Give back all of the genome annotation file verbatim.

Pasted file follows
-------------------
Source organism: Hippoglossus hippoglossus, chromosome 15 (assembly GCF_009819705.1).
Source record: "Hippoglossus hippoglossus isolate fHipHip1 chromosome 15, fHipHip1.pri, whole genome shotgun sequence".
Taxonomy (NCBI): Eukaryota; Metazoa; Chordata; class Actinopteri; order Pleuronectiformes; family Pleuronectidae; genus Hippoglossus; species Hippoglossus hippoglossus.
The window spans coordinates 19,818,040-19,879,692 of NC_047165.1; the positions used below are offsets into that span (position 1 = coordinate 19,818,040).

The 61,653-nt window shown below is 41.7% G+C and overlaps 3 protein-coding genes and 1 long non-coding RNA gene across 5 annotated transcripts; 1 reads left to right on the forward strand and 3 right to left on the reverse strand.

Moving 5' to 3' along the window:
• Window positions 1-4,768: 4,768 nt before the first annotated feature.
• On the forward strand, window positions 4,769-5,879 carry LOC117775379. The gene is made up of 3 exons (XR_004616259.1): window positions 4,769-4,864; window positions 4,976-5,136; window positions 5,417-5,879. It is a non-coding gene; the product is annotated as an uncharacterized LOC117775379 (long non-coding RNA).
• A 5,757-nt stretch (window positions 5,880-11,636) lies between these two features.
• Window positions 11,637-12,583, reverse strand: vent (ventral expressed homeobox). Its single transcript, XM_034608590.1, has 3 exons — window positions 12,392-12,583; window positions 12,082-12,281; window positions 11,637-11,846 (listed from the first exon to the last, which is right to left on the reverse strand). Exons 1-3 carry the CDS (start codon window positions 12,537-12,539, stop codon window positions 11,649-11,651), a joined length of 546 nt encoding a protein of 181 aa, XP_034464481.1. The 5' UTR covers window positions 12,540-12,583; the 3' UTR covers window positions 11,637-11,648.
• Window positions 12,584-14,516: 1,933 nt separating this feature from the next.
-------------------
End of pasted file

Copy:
Source organism: Hippoglossus hippoglossus, chromosome 15 (assembly GCF_009819705.1).
Source record: "Hippoglossus hippoglossus isolate fHipHip1 chromosome 15, fHipHip1.pri, whole genome shotgun sequence".
Taxonomy (NCBI): Eukaryota; Metazoa; Chordata; class Actinopteri; order Pleuronectiformes; family Pleuronectidae; genus Hippoglossus; species Hippoglossus hippoglossus.
The window spans coordinates 19,818,040-19,879,692 of NC_047165.1; the positions used below are offsets into that span (position 1 = coordinate 19,818,040).

The 61,653-nt window shown below is 41.7% G+C and overlaps 3 protein-coding genes and 1 long non-coding RNA gene across 5 annotated transcripts; 1 reads left to right on the forward strand and 3 right to left on the reverse strand.

Moving 5' to 3' along the window:
• Window positions 1-4,768: 4,768 nt before the first annotated feature.
• On the forward strand, window positions 4,769-5,879 carry LOC117775379. The gene is made up of 3 exons (XR_004616259.1): window positions 4,769-4,864; window positions 4,976-5,136; window positions 5,417-5,879. It is a non-coding gene; the product is annotated as an uncharacterized LOC117775379 (long non-coding RNA).
• A 5,757-nt stretch (window positions 5,880-11,636) lies between these two features.
• Window positions 11,637-12,583, reverse strand: vent (ventral expressed homeobox). Its single transcript, XM_034608590.1, has 3 exons — window positions 12,392-12,583; window positions 12,082-12,281; window positions 11,637-11,846 (listed from the first exon to the last, which is right to left on the reverse strand). Exons 1-3 carry the CDS (start codon window positions 12,537-12,539, stop codon window positions 11,649-11,651), a joined length of 546 nt encoding a protein of 181 aa, XP_034464481.1. The 5' UTR covers window positions 12,540-12,583; the 3' UTR covers window positions 11,637-11,648.
• Window positions 12,584-14,516: 1,933 nt separating this feature from the next.